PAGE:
Report on Chinese Internet Censorship- "Journey to the Heart of Internet Censorship"

A Chinese colleague recently directed me to a Reporters Without Borders report on Chinese Internet Censorship. This report is produced by an anonymous Chinese internet expert, with funding and support from Reporters Without Borders and Chinese Human Rights Defenders, with good timing in light of the Beijing Olympics. 

Having designed and implemented projects in China for more than a decade now, and experiencing firsthand the culture of censorship and control, I think that this report is pretty accurate based on my experience.  Here are some key summary points: (You can view and download the full report here at Reporters Without Borders)

  • China has always controlled all traditional media, and the Internet poses a new challenge for control. China now has more than 160 million Internet users and at least 1.3 million websites, both of which continue to grow.
  • China blocks thousands of websites, censor online news and imprisons activists. 
  • Leading actors include the 
    • Internet Propaganda Administrative Bureau (affiliated with the Information Office of the State Council, the executive office of the government), 
    • Bureau of Information and Public Opinion (affiliated with the party’s Publicity Department, the former Propaganda Department) and 
    • Internet Bureau (another Publicity Department affliate).
    • Beijing Internet Information Administrative Bureau 
    • Other secondary bodies listed in the report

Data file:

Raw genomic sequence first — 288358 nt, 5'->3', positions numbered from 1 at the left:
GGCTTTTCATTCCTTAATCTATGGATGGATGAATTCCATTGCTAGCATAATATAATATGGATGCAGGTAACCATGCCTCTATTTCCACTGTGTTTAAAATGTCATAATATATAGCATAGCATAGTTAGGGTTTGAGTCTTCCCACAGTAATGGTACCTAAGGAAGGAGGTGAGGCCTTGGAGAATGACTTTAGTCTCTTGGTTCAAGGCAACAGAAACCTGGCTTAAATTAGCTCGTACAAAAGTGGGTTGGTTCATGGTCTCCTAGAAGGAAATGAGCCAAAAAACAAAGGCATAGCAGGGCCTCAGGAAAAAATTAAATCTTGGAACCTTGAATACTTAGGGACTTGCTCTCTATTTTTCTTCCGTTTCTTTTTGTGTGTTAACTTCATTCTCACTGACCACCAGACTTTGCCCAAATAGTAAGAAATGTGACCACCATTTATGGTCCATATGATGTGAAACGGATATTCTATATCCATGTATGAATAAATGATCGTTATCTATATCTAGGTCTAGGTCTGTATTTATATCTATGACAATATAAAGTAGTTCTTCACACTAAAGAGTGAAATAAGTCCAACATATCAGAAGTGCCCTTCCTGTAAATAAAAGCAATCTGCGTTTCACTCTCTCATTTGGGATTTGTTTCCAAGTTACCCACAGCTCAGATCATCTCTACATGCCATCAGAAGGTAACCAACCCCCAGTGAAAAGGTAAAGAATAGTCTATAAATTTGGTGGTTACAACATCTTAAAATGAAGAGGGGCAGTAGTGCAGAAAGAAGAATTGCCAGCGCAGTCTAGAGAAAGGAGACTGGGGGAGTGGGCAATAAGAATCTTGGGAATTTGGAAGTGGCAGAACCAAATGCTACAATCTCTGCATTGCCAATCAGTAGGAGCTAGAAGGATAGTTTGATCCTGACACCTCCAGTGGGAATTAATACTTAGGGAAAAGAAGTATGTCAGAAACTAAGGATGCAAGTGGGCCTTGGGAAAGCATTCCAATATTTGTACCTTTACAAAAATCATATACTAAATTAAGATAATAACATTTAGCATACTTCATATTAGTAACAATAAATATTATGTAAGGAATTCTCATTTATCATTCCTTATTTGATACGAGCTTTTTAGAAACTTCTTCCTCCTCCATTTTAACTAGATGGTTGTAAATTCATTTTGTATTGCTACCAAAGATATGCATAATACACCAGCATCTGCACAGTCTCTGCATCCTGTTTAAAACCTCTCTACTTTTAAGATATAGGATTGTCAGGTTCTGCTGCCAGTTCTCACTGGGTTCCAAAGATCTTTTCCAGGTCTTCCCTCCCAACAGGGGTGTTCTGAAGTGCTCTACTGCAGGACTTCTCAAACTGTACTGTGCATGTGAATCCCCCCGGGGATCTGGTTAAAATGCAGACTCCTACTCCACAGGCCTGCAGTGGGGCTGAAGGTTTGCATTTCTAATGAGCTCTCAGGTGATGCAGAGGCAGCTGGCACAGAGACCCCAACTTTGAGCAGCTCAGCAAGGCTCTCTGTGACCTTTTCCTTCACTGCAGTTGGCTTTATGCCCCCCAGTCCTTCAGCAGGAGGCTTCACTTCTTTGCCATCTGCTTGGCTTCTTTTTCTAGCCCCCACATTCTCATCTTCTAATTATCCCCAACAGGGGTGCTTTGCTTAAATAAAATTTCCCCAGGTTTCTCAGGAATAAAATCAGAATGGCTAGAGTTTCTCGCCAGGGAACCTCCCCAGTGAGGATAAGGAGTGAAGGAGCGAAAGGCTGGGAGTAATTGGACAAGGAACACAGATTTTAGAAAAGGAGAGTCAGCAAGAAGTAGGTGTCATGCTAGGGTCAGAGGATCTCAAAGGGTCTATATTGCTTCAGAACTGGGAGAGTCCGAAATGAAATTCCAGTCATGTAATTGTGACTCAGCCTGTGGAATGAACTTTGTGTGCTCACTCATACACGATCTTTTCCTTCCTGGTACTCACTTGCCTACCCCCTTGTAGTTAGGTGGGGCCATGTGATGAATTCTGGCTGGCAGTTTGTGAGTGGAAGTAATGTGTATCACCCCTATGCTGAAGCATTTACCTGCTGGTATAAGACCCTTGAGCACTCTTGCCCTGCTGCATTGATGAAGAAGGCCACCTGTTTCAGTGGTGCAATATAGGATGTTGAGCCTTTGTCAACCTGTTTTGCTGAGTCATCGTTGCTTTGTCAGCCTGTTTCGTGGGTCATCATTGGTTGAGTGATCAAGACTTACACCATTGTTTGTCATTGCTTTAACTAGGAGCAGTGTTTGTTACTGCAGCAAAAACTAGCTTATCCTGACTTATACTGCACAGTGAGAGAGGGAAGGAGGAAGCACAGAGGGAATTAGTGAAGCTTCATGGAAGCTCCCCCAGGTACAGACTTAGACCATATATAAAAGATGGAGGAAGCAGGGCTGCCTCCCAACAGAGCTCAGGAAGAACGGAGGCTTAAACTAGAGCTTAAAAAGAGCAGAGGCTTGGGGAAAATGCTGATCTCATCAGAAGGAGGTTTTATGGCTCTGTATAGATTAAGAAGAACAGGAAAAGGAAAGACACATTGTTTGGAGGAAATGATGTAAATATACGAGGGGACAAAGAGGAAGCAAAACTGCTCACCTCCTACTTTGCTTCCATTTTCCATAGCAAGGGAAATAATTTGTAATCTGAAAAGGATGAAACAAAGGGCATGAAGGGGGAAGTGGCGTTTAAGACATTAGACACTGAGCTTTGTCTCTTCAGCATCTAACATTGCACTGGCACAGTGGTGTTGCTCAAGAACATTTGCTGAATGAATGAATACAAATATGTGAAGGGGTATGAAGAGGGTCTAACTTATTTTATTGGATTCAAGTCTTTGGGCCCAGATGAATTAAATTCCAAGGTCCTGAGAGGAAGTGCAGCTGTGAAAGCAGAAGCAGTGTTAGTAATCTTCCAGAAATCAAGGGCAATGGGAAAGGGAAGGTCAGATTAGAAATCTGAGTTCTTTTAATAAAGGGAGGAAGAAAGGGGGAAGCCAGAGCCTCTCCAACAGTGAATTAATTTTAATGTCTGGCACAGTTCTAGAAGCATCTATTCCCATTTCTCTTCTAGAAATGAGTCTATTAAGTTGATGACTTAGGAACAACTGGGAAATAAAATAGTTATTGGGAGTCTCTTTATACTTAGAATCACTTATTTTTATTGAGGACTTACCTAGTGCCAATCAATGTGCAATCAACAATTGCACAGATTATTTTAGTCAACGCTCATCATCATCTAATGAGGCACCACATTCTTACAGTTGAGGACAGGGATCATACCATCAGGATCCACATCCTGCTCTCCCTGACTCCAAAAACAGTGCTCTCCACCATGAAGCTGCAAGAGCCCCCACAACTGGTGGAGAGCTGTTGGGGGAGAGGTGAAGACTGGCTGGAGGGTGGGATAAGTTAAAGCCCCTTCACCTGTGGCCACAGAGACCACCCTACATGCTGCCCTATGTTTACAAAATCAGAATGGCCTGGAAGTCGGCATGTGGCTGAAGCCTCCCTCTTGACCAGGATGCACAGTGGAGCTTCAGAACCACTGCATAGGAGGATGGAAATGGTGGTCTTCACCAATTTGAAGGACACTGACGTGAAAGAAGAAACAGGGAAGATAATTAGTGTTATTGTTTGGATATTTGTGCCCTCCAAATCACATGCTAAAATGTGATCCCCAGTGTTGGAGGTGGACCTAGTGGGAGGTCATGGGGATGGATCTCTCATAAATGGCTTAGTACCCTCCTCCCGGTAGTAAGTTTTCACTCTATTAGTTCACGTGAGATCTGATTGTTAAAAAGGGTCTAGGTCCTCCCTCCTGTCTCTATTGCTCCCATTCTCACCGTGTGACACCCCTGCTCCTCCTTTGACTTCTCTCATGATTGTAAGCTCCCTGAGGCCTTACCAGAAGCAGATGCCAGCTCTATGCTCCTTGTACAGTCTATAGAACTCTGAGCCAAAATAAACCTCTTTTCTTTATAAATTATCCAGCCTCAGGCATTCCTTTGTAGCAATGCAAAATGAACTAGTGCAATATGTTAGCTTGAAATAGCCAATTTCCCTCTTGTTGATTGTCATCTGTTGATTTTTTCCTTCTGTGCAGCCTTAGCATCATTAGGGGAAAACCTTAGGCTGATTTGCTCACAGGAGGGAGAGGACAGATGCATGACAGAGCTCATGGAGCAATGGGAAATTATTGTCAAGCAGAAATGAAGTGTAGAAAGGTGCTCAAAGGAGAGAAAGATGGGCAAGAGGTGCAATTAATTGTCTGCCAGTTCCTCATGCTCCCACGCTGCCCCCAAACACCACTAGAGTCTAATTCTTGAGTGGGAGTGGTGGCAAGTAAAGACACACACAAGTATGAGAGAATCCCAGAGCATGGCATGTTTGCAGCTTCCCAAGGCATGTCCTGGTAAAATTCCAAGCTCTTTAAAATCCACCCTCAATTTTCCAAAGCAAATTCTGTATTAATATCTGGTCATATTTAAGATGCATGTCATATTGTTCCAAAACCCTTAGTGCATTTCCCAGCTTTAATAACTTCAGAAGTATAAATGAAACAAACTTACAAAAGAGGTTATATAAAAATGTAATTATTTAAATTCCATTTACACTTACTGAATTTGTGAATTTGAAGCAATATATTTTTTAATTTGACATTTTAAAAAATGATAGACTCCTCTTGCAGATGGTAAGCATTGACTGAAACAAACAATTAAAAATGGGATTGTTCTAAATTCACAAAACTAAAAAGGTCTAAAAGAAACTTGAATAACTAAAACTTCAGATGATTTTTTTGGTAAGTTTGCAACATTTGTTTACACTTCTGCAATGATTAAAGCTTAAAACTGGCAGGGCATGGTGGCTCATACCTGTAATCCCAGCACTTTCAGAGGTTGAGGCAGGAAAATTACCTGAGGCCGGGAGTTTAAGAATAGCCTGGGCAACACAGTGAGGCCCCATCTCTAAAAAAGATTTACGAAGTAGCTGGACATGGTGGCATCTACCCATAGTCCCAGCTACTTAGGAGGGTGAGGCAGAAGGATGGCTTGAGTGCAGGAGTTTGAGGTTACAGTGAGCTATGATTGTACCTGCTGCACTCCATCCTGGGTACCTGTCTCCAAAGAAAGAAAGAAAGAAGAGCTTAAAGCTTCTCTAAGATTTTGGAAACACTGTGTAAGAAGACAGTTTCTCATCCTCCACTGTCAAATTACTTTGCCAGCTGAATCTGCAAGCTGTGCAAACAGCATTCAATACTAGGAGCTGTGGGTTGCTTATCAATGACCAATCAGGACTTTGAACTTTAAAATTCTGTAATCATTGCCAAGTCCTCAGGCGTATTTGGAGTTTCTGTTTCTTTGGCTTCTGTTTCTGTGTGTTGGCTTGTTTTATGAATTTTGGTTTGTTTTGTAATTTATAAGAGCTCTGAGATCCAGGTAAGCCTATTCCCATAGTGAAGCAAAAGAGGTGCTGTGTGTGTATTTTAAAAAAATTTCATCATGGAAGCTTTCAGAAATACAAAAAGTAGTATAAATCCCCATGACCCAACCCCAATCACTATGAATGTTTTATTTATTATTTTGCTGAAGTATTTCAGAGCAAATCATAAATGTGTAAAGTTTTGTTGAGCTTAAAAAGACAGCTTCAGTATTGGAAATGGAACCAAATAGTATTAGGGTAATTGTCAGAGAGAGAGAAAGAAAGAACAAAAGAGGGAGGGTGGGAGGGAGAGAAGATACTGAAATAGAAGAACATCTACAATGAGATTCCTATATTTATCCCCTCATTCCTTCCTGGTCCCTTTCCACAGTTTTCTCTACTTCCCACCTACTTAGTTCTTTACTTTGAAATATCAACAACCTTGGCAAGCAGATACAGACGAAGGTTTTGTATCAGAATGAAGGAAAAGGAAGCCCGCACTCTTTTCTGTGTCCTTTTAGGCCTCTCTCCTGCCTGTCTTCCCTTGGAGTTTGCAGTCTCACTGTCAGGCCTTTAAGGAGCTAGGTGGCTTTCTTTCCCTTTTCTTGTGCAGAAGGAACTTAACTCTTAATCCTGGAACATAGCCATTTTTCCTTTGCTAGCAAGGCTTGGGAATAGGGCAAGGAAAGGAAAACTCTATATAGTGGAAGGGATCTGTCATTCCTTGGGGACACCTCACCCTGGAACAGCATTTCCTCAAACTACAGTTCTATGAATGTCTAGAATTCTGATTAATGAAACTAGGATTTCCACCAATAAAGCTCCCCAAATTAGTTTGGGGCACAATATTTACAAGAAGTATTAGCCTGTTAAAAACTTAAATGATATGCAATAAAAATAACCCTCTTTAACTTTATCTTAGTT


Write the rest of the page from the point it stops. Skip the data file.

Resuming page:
• Some methods of control include:
    • (as per the report) "a skilful mix of filtering technologies, cyberpolice surveillance and propaganda, in all of which China invests massively.", at both the national and local level
    • Government employees and University journalism students are trained vigorously, to the point of 'ideology control', while key staff of online companies (including Yahoo!) are asked to go on a propagandistic Chinese "online media trip". 
    • The government, through the Beijing Internet Information Administrative Bureau, asserts daily editorial control via a variety of ways (such as meetings, emails/SMS and directives) over leading news agencies based in Beijing. Many agencies practice self-censorship as a result. 
    • In addition to passive monitoring, especially after 2005 when the Beijing Internet Information Administrative Bureau was formed, the government actively control internet news by insisting the publication of propagandistic materials.
    • Key-word censorship (where government or self-censors use to monitor sites):
      • masked words: words replaced by an asterisk
      • sensitive words: words that need to be checked by moderators before they can be posted
      • taboo words: words that cannot be posted or isolated or appear in an article’s content.
    • Penalties that have been inflicted includes: media criticism, strict fines, dismissal of site employee, and site closure. 
    • When bloggers and others have appealed or otherwise made their plight public, they have been ignored, threatened or imprisoned. Similarly, human rights activists are imprisoned.  
  • Recommendations on eluding control
    • proxy server to to hide IP addresses, and downloading software to access foreign sites
    • exploiting the different levels of censorship between provinces or between levels in the administration and 
    • using new Internet technologies (blogs, discussion forums, Internet telephony etc.)
You can view and download the full report here at Reporters Without Borders

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